Start spending on science, new technology, and exploration and move humankind off of this tiny blue dot!
The Ares I-X test rocket shortly after completion in August 2009.
Monday, August 3, 2009
Sunday, July 5, 2009
Sunday, June 14, 2009
With the launch of Sputnik 1 in 1957, the space race between the Soviet Union and the United States of America began. Each tried to do something new in space before the other. In the beginning the Soviets were well ahead. They even got the first person into space, but this didn’t deter the Americans.
Before America put a single person into orbit they had created the Apollo program to send people to the Moon. This wasn’t just for science or for exploration; it was to show America's superiority over Russia and the world.
Later, when the United States’ Space Shuttle program started, the Soviets tried to keep up, but the Soviet Union crumbled and all plans were abandoned. This effectively ended the space race. After that, the United States and Russia have cooperated in low Earth orbit with the Russian Mir space station and more recently the International Space Station.
There hasn’t been any political motivation to reach farther, go back to the Moon, visit the asteroids, or go to Mars. NASA is currently planned to return to the Moon in 2020 and to go to Mars by the late 2030’s. It won’t be a space race, but it will still be exciting as the first person leaves Earth, crosses millions of miles of empty space, and sets foot on another planet for the very first time.
The Lunar Reconnaissance Orbiter, the first NASA spacecraft sent to the moon in many years, is expected to launch June 17, 2009. It will spend its time orbiting the Moon, mapping its surface in high detail and searching for water hidden in the dark lunar craters near the southern and northern poles. It carries with it a probe which will impact the moon. The dust plume that will result from the impact will be examined for water and other compounds.
NASA's Constellation program is making fairly good progress with the first test launch of the Ares I-X rocket planned for this summer. The rocket will test the main rockets and will have weight added to the top to simulate the crew and a payload. It will fly on a ballistic trajectory and land in the Atlantic Ocean. The first manned flight of the Ares-I will occur no earlier than 2014 and the first test flight of the Ares-V heavy lift rocket will happen no earlier than 2018.
Friday, June 12, 2009
Monday, June 8, 2009
Wednesday, May 13, 2009
Saturday, May 9, 2009
Every amateur astronomer has been asked at some point, "Is it astronomy or astrology?" and "What's the difference between astronomy and astrology?"
Astronomy is a science, it uses facts, evidence, and mathematics to come to conclusions about the universe around us. Astrology is the unfounded belief that the position of the planets relative to the stars in the sky affect everyday life in some way.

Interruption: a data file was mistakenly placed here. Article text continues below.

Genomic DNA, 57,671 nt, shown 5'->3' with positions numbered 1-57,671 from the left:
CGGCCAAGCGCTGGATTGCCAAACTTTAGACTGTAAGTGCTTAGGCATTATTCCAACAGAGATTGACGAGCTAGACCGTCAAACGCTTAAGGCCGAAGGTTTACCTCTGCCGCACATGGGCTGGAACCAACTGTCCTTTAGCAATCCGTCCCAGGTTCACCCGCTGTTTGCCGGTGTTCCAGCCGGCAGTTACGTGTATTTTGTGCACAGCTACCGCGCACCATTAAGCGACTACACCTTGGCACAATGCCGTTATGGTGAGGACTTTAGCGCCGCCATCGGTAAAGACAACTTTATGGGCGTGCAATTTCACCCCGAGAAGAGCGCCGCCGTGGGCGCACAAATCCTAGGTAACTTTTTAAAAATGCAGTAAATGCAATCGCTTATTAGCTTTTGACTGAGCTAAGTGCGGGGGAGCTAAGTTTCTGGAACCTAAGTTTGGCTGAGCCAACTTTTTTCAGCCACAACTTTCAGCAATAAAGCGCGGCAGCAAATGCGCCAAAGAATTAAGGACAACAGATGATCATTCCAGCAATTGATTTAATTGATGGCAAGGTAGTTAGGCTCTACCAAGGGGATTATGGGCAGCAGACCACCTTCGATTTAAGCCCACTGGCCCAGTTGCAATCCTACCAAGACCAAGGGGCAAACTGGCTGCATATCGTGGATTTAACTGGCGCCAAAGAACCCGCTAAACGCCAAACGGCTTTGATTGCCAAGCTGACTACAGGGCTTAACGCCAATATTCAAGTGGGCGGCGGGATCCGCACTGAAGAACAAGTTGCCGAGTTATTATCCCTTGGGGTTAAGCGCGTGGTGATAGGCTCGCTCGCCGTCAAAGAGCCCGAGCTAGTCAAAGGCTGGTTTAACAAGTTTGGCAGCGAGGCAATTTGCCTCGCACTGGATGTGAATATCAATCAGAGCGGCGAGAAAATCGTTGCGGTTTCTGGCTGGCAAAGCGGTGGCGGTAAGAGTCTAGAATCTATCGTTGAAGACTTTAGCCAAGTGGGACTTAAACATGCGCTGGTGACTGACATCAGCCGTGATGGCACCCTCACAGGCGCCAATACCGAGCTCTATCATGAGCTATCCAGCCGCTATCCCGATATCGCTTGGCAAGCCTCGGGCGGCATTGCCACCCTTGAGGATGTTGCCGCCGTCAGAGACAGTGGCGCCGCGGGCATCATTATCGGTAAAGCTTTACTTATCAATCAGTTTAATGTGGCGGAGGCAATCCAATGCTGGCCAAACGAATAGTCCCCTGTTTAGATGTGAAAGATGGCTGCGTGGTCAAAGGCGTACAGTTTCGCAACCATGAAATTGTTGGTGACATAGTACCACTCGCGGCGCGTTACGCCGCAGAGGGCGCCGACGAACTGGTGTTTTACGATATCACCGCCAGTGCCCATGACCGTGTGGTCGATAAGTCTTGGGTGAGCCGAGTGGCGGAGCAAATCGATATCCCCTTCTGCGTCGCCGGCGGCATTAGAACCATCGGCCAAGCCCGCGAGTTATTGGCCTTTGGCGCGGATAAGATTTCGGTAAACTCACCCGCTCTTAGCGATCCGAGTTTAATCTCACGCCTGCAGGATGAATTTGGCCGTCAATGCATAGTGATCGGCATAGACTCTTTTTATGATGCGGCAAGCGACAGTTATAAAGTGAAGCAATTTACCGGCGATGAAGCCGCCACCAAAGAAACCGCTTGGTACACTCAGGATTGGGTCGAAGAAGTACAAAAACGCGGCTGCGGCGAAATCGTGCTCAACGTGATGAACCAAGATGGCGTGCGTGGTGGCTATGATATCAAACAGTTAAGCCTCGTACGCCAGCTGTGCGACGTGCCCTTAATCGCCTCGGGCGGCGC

Although very different today, astronomy and astrology share common roots. Over 2000 years ago, astrology was created by the ancient Babylonians. They believed that the position of the planets in the sky could be used to predict the future. They also believed that the constellation the sun rose in the day of a person's birth would determine their personality and fate.
Since the sun rises in the same general area of the sky all year and the stars and constellations slowly rotate overhead, the sun will rise in one constellation to the next spending on average a month in each.
According to astrologers, the sun rises in Gemini from May 21 to June 21, but not all constellations are the same size, so the sun can spend different amounts of time in each one.
There's also another major flaw in astrology: since astrology was created, the positions of the constellations have shifted. If you take someone born on June 16, they are considered a Gemini, but when it comes to checking where the sun rises, it actually rises in Taurus!
Astronomy started to diverge from astrology in the early 1600's when it was discovered that the planets are actual worlds of their own and not just tiny points of light, Earth is not the centre of the universe, and math began to be used to predict the path of planets through space (math can't be used to predict someone's personality or the next time someone will stub their toe).
Astronomy is now a diverse and extremely interesting scientific field. Using it, humans have landed on the moon, robotic spacecraft have been sent to the planets, there are planets around other stars, we now know stars don't live forever and often die dramatic deaths, and that the universe is so enormous that light takes billions upon billions of years to cross just a portion of it.
Astronomy has also provided great benefits to our everyday lives. Things like cell phones, satellite TV, weather forecasts, GPS, and accurate maps of the Earth all owe their existence to the science of astronomy.
Look at all the benefits astronomy has provided, what has astrology done for anybody other than being a little fun to read in a newspaper?